Pitchfork did me the lovely favor of describing the band right away - "the Erika Wennerstrom-fronted Cincinnati blues rock quartet." They're often compared to The Black Keys, so I'm hoping for a really awesome listen today.
This is their first album after being signed to Partisan (based out of Brooklyn, word). Rolling Stone described them as a "small-town band ready to take on the big city with no mercy." While the group is very clearly spoken for by Erika, who seems to be the lead writer and one that we're usually talking about subject-wise throughout the album, she also mentions that they are more connected than ever for this recording.
Here's the full album stream link on Spotify.
For a name like this, we start off with a very light song, with a very airy voice in "Marathon." She almost reminds me of Florence. It's almost an encouragement song, realizing we are on a long road of tough times. We all want to achieve more than ourselves (her words, not mine), but the bigger thing to take away from this is that we can't be alone in it - accept help. The vocal harmonies are almost like the folk albums we've listened to, though Erika's voice is clearly dominant.
It seems like after we've found our way 'home' in that last song, we pick up the pace a little. I can't say I totally understand every word she's saying, but I love it musically. Let's take a look at the one video I have to share today for "Parted Ways."
"Got To Have Rock And Roll" got me excited because I think this is exactly what this band should be doing. I love them instrumentally thus far; it's just the vocal effects that aren't sitting right. Same goes in this song. There's some weird echo effect input to her voice that throws the whole thing off a little bit. It takes getting used to, mostly because you loose words with this kind fo effect and thus loose the connection that I think her lyrical work was going for.
In a higher-pitched manner, possibly even a love song, we get "Only For You." At least here her voice is a bit more pure and enjoyable. It's directed to someone, whoever that may be. While it's not a song for my ears, I do like the treatment through. The guitar line is romantic and even sexy when we get to hear it alone. The rest remains fairly simple backing, but again, they've got something awesome instrumentally.
"Simple Feeling" is more off from the rest of the album so far. It's almost got a feel that we've been transported back to the 60's. I see where her influences are definitely showing, not only in vocal tones, but in mixing treatments as well. The guitars and bass line even exemplify this sound we only hear in acid-trip films on a semi-regular basis.
I think I can finally niche this band a little better in my head as a new group with an old sound. "Skin And Bone" is just showing that same recording technique as the last song, though it's not quite as heavily used. Interesting how the effects on her voice go between distorted and pure, almost for each track. This one's got a really good steady instrumental backing that keeps it moving in a very familiar way. I think it's just a progression we've heard often enough, and the voice is what keeps the song different.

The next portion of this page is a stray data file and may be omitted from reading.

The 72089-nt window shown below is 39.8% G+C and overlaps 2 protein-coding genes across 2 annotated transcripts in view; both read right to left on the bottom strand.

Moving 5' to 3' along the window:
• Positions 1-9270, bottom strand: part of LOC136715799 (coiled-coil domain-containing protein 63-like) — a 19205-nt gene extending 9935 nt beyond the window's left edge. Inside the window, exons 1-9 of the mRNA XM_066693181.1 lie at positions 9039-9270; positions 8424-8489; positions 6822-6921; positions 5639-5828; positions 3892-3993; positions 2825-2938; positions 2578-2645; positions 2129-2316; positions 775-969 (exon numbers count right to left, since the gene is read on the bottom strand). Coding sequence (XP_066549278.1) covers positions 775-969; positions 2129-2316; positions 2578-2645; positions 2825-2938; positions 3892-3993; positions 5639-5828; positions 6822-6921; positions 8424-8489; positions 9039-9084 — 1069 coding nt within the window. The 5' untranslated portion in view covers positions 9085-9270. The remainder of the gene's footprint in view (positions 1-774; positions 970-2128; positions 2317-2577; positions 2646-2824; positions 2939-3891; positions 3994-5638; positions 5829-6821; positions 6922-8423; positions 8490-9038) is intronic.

"The Arrow Killed The Beast" is back to the echo, but I think more of it was placed on the instruments as well. There's an old-west feeling to the song itself actually, making it applicable for films in some way. Unfortunately, by the point, I'm having a tough time accepting the lyrics of the song internally because I've become so focused on the instrumental portions of the music. They just carry so much more passion and draw interest. The vocals draw the song on longer than it should be, just because of the over-done effects on it.
A total twist in the rock feel, we get "Late In The Night." Yes, there's an older sound to this, almost like 60's rock, but the recording techniques didn't totally bury that in airy nostalgia. The voice doesn't hurt it either - it blends very well, sticking to what we need. The beat is so good and easy to hear. The guitar stays rough but perfect for the sound. Spot on with this one, really.
"Low Low Low" is depressing though. It almost takes on this interesting Asian sound to the guitar as first, like they're experimenting a little bit, which I can respect for a song or two on an album. This was tough to handle though; maybe it was a little too jarring of a new song. I think I also, oddly, missed some kind of stronger drum bea throughout.
The final song we're played out with is "Down In The Canyon." It's a slow lead out of the album overall, definitely bringing us down and down and down, as the music and voice lull us out of the rock we had maybe been enjoying, but leaving these little reminiscent bits to trail off to. I think it's a great wrap-out of the album as a whole.
Added To My Playlist:
- "Got To Have Rock And Roll"
- "Late In The Night"
- "Down In The Canyon"
My impression of this album is that it really was well put-together and thought out before, during, and after execution. There are roots displayed with a constant fight to remain unique and different to themselves. Overall, it's a great album that just needs to find its right audience and place in the musical realm.